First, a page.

The Fleming Food Mart might get competition across Leroy Coffer Highway not far from the Bryan County line, and its owner isn’t happy about that prospect.
Virgil Jones recently submitted a rezoning petition to rezone 1.34 acres of his property from AR-1, agricultural residential district, to B-2, general commercial district to the Liberty Consolidated Planning Commission.
The property is at a four-way intersection on Leroy Coffer Highway, on the side Freedman Grover Road, across Leroy Coffer from the Fleming Food Mart.
In the narrative Jones submitted to the LCPC, he said his property has greater potential use as commercial. A business there could serve travelers along the highway, those living in the immediate area and provide an opportunity for consumers to purchase goods and services in Liberty County instead of in Bryan County.
Jones did not say exactly what the property will be used for.
His narrative said that it could be developed for a small retail business, such as a convenience store, or a building that houses multiple small businesses.
Not knowing what the property will be used for is Janhvi Amin’s main concern. She is the owner of Fleming Food Mart and spoke in opposition of the rezoning during the LCPC Planning Commissioners’ June 16 meeting.
Amin said she had to shut down and rebuild her business when the Georgia Department of Transportation expanded the road. She asked GDOT to expand the road on the side where Jones’ property is but was told that was considered a historic site, meaning the road had to be widened on her side.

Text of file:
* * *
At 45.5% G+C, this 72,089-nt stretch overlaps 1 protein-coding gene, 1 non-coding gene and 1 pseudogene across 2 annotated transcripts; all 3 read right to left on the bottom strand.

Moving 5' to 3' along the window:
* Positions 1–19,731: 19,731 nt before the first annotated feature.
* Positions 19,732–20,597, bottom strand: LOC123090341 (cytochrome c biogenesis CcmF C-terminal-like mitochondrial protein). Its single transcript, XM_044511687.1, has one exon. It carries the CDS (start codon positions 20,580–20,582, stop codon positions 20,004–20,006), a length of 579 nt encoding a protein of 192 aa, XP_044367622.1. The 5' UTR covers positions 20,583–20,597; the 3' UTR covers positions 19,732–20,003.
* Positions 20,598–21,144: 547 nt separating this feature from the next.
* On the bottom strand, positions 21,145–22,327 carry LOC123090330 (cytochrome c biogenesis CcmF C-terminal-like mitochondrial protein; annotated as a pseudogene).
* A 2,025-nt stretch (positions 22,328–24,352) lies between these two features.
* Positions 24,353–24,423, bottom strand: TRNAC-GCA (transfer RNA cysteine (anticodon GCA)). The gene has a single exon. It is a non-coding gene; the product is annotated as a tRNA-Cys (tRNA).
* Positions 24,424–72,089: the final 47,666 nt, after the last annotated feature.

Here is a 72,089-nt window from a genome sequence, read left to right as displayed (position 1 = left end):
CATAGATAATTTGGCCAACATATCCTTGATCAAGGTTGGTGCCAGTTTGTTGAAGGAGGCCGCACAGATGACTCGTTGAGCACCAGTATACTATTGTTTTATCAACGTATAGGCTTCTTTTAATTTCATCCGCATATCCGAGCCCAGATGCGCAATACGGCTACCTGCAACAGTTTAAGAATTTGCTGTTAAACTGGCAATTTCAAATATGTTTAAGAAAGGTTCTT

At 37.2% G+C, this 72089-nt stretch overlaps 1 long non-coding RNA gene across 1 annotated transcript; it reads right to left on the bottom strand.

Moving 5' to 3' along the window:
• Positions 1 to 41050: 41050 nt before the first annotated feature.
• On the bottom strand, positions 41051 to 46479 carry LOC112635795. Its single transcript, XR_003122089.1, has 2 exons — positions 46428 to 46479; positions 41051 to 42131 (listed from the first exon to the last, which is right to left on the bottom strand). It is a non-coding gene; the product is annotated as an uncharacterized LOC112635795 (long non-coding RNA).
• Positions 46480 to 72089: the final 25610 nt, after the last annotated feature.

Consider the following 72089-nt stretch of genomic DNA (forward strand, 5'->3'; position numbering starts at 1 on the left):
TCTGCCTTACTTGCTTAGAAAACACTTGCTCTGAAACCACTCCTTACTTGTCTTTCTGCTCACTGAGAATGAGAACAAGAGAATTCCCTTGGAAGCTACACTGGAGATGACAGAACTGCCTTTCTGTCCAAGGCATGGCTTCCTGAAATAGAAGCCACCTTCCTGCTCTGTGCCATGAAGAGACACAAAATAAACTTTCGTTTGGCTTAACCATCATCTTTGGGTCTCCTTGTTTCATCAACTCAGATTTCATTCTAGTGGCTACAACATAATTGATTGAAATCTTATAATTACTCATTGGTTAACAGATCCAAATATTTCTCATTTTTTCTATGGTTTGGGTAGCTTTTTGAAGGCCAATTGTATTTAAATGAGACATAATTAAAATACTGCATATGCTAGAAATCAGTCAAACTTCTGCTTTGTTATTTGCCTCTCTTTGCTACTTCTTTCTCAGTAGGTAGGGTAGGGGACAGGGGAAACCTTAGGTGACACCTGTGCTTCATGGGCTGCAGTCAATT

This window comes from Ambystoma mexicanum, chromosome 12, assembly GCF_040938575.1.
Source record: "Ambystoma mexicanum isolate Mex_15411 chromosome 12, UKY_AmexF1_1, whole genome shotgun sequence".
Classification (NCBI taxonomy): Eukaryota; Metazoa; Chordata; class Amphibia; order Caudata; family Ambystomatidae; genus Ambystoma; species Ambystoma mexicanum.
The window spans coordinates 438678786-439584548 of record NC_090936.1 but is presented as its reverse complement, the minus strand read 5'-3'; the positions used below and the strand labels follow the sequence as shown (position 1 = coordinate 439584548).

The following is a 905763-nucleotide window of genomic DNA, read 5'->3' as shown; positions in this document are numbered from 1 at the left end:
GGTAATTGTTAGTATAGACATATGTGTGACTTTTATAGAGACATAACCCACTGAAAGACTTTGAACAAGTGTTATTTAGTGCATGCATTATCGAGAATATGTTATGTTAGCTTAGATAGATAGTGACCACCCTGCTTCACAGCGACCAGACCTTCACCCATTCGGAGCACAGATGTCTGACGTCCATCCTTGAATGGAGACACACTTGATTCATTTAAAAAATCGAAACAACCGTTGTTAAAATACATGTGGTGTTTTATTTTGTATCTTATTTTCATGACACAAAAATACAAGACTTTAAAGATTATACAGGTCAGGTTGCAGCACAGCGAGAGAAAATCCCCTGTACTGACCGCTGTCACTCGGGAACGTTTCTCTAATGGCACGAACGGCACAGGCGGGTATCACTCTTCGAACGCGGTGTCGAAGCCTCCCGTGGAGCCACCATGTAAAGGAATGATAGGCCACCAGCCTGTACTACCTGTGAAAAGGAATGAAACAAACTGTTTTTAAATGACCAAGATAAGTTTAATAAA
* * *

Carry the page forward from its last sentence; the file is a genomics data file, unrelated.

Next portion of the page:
She said she had to move her gas tanks for the expansion, which she said cost her a lot of money in rebuilding and paying fines and penalties. Amin said she doesn’t think it is fair that she had to pay all these costs only to have Jones build a competitive store across from her property.
There is currently an old building on Jones’ property.
Planning Commissioner Phil Odum said, “DOT considers any structure along a road that has been there for over 50 years a historic property. It doesn’t have to be a livable building. It could be a barn that’s about to come down, and they will hit the road over.”
“I’m not opposed to anything; it just depends on what (Jones) wants to do,” Amin said. “If they couldn’t use it then, why do they want to do it now? If they did this back then, I wouldn’t have spent all this money.”
Commissioner Timothy Byler said the traffic on the road and intersection will most likely come up in a meeting.
The commissioners unanimously voted to recommend approval of the rezoning petition. It will go before the Liberty County Commission for a final decision.